True, this is the season with the infamous "That ’90s Show" episode that rewrote the mythos of "The Simpsons" in the name of derivative 1990’s pop culture references. But at least Season 19 delivered some enjoyable laughs, even in its most lackluster plots.
Matt Selman has always seemed to bring out the best in modern-day "Simpsons" storytelling. Not only is there a noticeable increase in quality in post-Season 20 episodes that he has executive produced, but he also wrote a number of classic "Simpsons" episodes, including the Season 14 entry "The Dad Who Knew Too Little."
Selman wasn’t the only one delivering standout episodes here, however. Director Lauren MacMullen oversaw the noteworthy "Moe Baby Blues" (which brought humor and pathos to an unlikely friendship between Moe and Maggie), and even dud episodes like "Large Marge" reflected well on the more talented artists working on the series.
For Season 17, "The Simpsons" expanded its focus to episodes starring supporting characters who hadn’t received much prior time in the spotlight. The results were surprisingly successful.
Groundskeeper Willie proved capable of sustaining his own story with the musical parody "My Fair Laddy," the multi-narrative installment "The Seemingly Never-Ending Story" gave a prominent role to the Rich Texan, and even Patty & Selma got their own solo storyline to examine their undying love for the TV show "MacGyver." A willingness to explore these side figures was one of the benefits of Season 17, laying the groundwork for many essential facets of their personalities.
Sometimes, later seasons of "The Simpsons" have employed contrived plot turns that aim for humor but instead smacked of laziness. One of the better examples of this trend came in the final minutes of "Don’t Fear the Roofer."
The episode dealt with the idea that Homer’s new best friend, a kindly roofer voiced by Ray Romano, wasn’t real. Using some humorously over-the-top methods (complete with a Stephen Hawking cameo) to explain how the character avoided being seen by anyone else, "Roofer" marked an entertaining highlight in one of the stronger post-2000 seasons for "The Simpsons." Other standout episodes for this season included the return of Albert Brooks and his gift for improvised comedy in "The Heartbroke Kid" as well as "Midnight RX," which involved Homer leading a series of pill heists in Canada.
The first season of "The Simpsons" to be shown in high-definition, this leap in animation quality inspired a strong modern collection of episodes for "The Simpsons."
Among the better installments were a "Treehouse of Horror" including an impressively faithful homage to "It’s the Great Pumpkin, Charlie Brown," and the "Da Vinci Code" pastiche "Gone Maggie Gone." Even an episode involving Marge working at an erotic bakery turned out to be good for some hearty laughs. Change can be essential for inspiring creativity, and in the case of "The Simpsons," switching up to high-definition coincided with a creative resurgence for the program.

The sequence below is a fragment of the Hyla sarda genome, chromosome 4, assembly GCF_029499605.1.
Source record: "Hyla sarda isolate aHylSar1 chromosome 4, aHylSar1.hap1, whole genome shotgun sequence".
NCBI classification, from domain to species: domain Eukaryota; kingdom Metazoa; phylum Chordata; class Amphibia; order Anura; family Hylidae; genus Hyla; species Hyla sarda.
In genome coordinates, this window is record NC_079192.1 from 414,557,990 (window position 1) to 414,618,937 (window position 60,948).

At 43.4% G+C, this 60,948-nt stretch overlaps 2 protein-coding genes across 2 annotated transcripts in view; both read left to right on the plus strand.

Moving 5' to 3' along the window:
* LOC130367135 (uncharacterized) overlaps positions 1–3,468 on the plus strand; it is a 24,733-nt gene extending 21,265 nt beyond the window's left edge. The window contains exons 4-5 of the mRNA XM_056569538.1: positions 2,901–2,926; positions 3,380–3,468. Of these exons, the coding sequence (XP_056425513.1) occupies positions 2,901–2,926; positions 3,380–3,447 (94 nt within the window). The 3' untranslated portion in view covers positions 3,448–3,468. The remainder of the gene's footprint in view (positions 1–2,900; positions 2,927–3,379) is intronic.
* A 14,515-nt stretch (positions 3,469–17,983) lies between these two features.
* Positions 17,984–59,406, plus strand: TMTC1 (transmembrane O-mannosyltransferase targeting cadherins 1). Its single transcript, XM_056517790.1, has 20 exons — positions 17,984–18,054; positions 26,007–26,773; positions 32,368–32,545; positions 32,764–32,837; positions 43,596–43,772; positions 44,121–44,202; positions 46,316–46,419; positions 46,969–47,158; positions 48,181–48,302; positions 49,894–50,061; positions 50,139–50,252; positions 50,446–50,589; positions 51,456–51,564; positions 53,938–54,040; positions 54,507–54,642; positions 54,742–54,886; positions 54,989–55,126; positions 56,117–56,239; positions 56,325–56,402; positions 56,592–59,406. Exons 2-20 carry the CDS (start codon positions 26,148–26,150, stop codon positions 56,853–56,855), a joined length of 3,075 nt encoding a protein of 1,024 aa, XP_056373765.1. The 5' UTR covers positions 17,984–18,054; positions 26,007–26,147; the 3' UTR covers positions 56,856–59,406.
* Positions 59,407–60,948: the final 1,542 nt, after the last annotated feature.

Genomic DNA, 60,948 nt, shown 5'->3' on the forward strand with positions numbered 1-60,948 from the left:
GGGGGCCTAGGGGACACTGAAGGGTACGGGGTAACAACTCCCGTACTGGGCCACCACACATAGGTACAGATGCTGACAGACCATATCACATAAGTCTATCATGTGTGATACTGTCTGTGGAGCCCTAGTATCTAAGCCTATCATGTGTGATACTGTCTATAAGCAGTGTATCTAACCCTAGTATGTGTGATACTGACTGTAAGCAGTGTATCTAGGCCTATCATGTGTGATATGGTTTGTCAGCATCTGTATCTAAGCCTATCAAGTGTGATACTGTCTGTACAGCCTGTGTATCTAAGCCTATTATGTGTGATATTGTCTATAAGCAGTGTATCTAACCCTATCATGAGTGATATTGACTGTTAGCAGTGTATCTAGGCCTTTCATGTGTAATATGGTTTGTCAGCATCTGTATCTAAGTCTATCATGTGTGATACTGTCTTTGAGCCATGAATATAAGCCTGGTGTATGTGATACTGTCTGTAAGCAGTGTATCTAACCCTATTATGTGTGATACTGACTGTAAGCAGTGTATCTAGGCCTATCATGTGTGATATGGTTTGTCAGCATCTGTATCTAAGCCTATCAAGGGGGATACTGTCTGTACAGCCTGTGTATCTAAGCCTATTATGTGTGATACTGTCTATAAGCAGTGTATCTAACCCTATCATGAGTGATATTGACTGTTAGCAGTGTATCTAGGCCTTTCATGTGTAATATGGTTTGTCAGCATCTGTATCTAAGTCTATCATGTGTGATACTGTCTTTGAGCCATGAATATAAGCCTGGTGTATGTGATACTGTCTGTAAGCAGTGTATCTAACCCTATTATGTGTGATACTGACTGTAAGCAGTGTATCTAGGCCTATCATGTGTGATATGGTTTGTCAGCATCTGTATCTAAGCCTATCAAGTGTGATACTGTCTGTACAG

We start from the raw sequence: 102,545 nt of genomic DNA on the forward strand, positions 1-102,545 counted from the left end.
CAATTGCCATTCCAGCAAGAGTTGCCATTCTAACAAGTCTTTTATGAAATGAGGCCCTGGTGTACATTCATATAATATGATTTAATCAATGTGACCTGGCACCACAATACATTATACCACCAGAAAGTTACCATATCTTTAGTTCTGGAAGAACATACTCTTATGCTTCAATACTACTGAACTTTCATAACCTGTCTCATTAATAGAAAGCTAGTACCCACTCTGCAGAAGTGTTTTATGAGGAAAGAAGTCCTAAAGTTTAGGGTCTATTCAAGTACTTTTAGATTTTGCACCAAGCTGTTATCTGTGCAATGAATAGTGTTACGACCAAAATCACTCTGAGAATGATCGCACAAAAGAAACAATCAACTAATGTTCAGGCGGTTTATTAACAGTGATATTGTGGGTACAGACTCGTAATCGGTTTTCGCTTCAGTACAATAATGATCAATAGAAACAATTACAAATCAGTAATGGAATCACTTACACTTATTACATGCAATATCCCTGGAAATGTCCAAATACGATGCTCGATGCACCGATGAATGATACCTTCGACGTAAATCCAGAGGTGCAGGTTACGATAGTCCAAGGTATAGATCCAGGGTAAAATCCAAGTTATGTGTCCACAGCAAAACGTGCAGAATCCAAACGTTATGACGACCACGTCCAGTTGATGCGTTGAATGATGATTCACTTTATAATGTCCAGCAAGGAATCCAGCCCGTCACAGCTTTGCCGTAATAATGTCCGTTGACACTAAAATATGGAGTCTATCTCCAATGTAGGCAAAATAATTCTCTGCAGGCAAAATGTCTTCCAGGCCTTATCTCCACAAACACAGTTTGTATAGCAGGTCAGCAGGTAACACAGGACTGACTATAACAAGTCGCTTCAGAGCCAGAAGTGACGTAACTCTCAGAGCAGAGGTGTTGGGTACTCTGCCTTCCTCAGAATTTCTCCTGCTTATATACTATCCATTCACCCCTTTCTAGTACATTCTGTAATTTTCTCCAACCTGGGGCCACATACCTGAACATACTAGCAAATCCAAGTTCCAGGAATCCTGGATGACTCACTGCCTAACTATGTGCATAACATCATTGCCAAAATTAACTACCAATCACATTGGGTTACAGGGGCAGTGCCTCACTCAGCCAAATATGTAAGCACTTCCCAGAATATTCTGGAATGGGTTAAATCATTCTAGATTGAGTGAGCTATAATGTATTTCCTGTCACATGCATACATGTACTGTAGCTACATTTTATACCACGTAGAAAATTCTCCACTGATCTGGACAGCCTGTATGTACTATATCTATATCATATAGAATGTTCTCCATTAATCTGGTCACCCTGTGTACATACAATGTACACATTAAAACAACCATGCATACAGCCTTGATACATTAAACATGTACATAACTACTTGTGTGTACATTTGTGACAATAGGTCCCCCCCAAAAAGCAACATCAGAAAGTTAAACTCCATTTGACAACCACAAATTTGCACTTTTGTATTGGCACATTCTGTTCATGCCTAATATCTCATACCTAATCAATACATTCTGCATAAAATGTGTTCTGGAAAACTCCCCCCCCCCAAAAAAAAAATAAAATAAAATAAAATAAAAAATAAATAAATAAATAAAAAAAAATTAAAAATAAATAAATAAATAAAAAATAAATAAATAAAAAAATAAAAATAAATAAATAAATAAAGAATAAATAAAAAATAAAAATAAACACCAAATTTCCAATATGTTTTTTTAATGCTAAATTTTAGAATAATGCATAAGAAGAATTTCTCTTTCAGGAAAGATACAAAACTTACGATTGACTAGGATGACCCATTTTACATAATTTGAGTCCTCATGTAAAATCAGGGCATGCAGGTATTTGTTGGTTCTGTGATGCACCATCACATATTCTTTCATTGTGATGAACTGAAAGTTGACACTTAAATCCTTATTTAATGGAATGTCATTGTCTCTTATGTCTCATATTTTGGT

With this season, "The Simpsons" had been on for an entire decade. When a TV show has been around that long, it’s bound to start seeing some decline in quality.
Luckily, Season 10 didn’t drop too drastically. However, episodes like "Sunday, Cruddy Sunday" did indulge in the sort of shallow celebrity guest stars and pointlessly ridiculous plot turns that would come to define the worst episodes of "The Simpsons." On the brighter side of things, outings like "Simpsons Bible Stories" and "Mayored to the Mob" were on par with the classic episodes. They remain much better episodes than you’d find in your average show that had survived to see a Season 10.
For the Season 9 premiere, "The Simpsons" took its titular family on a trip to New York City. Homer and the gang’s first visit to the Big Apple would become one of the best iterations of the "Simpsons go to [insert famous place here]" story mold, if only for the gag where Homer had to choose between drinking Mountain Dew or Crab Juice.
Right after that episode came "The Principal and the Pauper," an infamous one that foreshadowed the gimmicky storytelling which would dominate subsequent seasons. Luckily, that foible would become more apparent later on, as the ninth season remained largely enjoyable if decidedly less so than the last few. Among the most entertaining outings this go-around was "Reality Bites" (featuring the last appearance of Phil Hartman’s Lionel Hutz), and Homer’s love for firearms in "The Cartridge Family."
In Season 1, "The Simpsons" was not burdened by many expectations. Airing on the newbie-network FOX and spun off from bumpers on "The Tracey Ullman Show," no one was expecting it to become the polished comedy machine it would evolve into in later years.
The animation was cruder, the characters hadn’t gelled into their famous personalities yet, and the stories weren’t as daring as later seasons. Yet, there was still something remarkable about this trailblazing season of television. Episodes like "Krusty Gets Busted" had the kind of laughs and storytelling that would turn the series into a pop culture sensation. Other installments like "Moaning Lisa" and "Life on the Fast Lane" contained mature, thoughtful handling of themes like infidelity that even modern-day adult cartoons struggle to capture. The edges in this inaugural "Simpsons" season are rough to look back on now, to be certain, especially in "Some Enchanted Evening." The high moments, however, foreshadowed the pop culture institution "The Simpsons" would become.